And a bunch of folks at my office now know that my personal email is silly.goose. Oh, well. I guess it’s not a bad thing when you bring more of yourself into your work life. It mixes it up a bit. I always enjoy people letting their hair down after spending eight hours a day with them wearing a suit. I enjoy learning surprising and unexpected things about people.

Cilantro (Soap) on the Side

I love Mexican food. I love Thai food. Why do the chefs at these restaurants have to ruin their delicious cuisine with the Evil Weed (as my friend likes to call it)?

It’s a little request, really. Just put the little green sprigs in a bowl on the side so those who enjoy it can sprinkle it liberally to their delight.

Seriously, the stuff tastes exactly like Palmolive to me. I can’t stand the smell of it! I know I’m not alone in this. And it has been suggested to me that those of us who taste cilantro as soap are slightly (or not so slightly) allergic to it. I don’t know because I hate the stuff so much I don’t think I’ve ever ingested enough of it to find out what the reaction might be. I guess the reaction of “blech!” is enough of an allergy for me.

Really. I was shopping last night, and every brand of salsa in the grocery store included cilantro. I have to make my own (which I’m not opposed to, but who has the time?). And tonight I had a meeting after work, and I had to grab a burrito at the Mexican restaurant down the street from my church, and it was laden with cilantro! I couldn’t eat it. I wanted to cry!

I know, I’m a little melodramatic, but seriously, when I’m hungry, you don’t want to mess with me. I get really cranky!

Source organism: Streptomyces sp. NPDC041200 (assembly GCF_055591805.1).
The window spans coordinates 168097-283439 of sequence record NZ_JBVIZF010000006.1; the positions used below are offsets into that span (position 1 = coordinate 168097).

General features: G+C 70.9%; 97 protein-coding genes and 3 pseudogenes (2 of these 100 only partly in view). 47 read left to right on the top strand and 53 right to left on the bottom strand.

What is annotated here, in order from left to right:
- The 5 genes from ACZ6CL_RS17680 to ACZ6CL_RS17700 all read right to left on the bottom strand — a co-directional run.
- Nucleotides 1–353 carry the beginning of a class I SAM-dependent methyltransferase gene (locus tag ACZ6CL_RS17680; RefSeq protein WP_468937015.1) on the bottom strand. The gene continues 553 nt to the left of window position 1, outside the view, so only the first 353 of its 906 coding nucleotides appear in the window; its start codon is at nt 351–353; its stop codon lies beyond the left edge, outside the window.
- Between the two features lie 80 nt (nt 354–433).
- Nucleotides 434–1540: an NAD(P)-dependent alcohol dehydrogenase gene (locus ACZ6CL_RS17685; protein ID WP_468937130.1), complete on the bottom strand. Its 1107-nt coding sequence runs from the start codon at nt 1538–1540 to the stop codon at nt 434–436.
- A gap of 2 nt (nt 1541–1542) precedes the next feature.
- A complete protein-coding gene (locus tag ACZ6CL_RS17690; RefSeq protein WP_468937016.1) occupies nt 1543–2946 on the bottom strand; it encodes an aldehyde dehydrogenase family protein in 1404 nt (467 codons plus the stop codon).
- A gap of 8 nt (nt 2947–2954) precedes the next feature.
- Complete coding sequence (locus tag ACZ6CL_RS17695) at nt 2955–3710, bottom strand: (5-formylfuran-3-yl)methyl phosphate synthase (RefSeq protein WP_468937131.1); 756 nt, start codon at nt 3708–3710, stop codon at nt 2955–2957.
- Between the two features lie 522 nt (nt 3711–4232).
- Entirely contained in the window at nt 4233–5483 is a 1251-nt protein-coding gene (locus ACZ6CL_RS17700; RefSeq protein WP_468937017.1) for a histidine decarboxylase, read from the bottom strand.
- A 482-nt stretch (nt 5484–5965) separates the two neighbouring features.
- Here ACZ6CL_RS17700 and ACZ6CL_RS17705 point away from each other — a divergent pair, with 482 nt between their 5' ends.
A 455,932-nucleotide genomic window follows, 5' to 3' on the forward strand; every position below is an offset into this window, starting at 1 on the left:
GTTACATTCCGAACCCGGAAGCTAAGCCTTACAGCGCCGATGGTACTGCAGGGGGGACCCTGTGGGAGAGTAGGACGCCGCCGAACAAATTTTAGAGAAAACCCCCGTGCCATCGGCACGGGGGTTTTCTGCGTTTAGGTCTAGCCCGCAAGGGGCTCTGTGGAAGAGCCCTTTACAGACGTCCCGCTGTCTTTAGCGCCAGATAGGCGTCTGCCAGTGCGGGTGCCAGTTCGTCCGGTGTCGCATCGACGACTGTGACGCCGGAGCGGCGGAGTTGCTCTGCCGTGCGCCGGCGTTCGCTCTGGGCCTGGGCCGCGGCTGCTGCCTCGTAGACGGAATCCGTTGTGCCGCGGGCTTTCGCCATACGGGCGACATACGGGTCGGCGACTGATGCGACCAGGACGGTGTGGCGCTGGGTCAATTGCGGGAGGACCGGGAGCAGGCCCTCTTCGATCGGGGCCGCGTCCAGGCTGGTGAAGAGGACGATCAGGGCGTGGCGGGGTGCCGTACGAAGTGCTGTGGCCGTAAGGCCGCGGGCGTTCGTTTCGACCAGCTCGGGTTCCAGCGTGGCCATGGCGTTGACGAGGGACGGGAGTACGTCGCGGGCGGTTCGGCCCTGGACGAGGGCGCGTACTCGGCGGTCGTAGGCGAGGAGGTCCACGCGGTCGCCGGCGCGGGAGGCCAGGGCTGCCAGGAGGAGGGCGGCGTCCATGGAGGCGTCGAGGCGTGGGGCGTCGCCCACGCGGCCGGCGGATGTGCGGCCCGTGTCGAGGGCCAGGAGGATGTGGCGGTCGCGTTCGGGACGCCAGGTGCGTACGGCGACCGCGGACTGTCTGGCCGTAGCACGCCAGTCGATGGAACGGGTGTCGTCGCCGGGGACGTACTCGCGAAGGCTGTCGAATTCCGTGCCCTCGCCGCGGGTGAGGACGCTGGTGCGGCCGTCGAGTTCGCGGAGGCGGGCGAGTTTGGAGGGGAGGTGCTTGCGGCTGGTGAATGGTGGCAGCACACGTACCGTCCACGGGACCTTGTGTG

So, this blog is my soapbox, I just told someone, and let me tell you, I don’t like eating soap, or anything that tastes like soap!

Thank God for Casa Vallarta. They make an AWESOME chile relleno burrito, and their guacamole has no cilantro. This place is mere paces from my apartment, and I eat there frequently. For those of you in the ‘hood, this restaurant has amazing Mexican home cookin’. Really, this is a very tidy little hole in the wall whose fajitas really shouldn’t be missed. They make their corn tortillas by hand every day. And they don’t cook with cilantro.

I am so totally going there tomorrow.

The perfect context for my favorite joke

I attended the covenant of holy union (or a commitment ceremony, or a wedding, if you prefer) yesterday of a friend of mine from work and his partner at All Saints Episcopal Church in San Francisco. It is a beautiful Craftsman style building, very unassuming from the street, and once you enter you are immediately struck by the beauty of the craftsmanship and the iconography throughout. It is a little church, the kind where you imagine all of the members know each other.

I have attended Episcopal churches a few times in my life, and having grown up Lutheran, some of the pomp and circumstance was vaguely familiar to me. I sat next to a Jewish friend who leaned over from time to time and asked me about what we should do next, and I had to tell her that I really didn’t know. She probably knew more than I did because I think she attended an Episcopal school.

The church I go to now is so much more casual than this place was, so I have to say that I didn’t know how to behave myself. Each church has its own rituals, I guess, but the Episcopals really do the pageantry. They have the intricately gold-embroidered garb, the jeweled chalice, the iconography, swinging the incense in the little brass pot with smoke everywhere, everything is fancy and highly ritualized. You have to stand and kneel and sing and say things at the right times, and its all so serious. All of us in the congregation kept looking around to see if anyone knew what came next, waiting and searching for cues.

I always get choked up a weddings, and this was no exception. I was very moved by ceremony and the sermon. And same-sex ceremonies always get me a little more because when queers get married we do so in the face adversity. Also, I learned that this was the first same-sex wedding that this church had blessed, which just adds to the significance of the event.

The whole occasion was emotional and moving, the joining of these two people indeed a sacred moment.

And I had the perfect context in which to tell my favorite joke:

Q: What did the drag queen say to the priest?A: Honey, I love your dress, but your purse is on fire.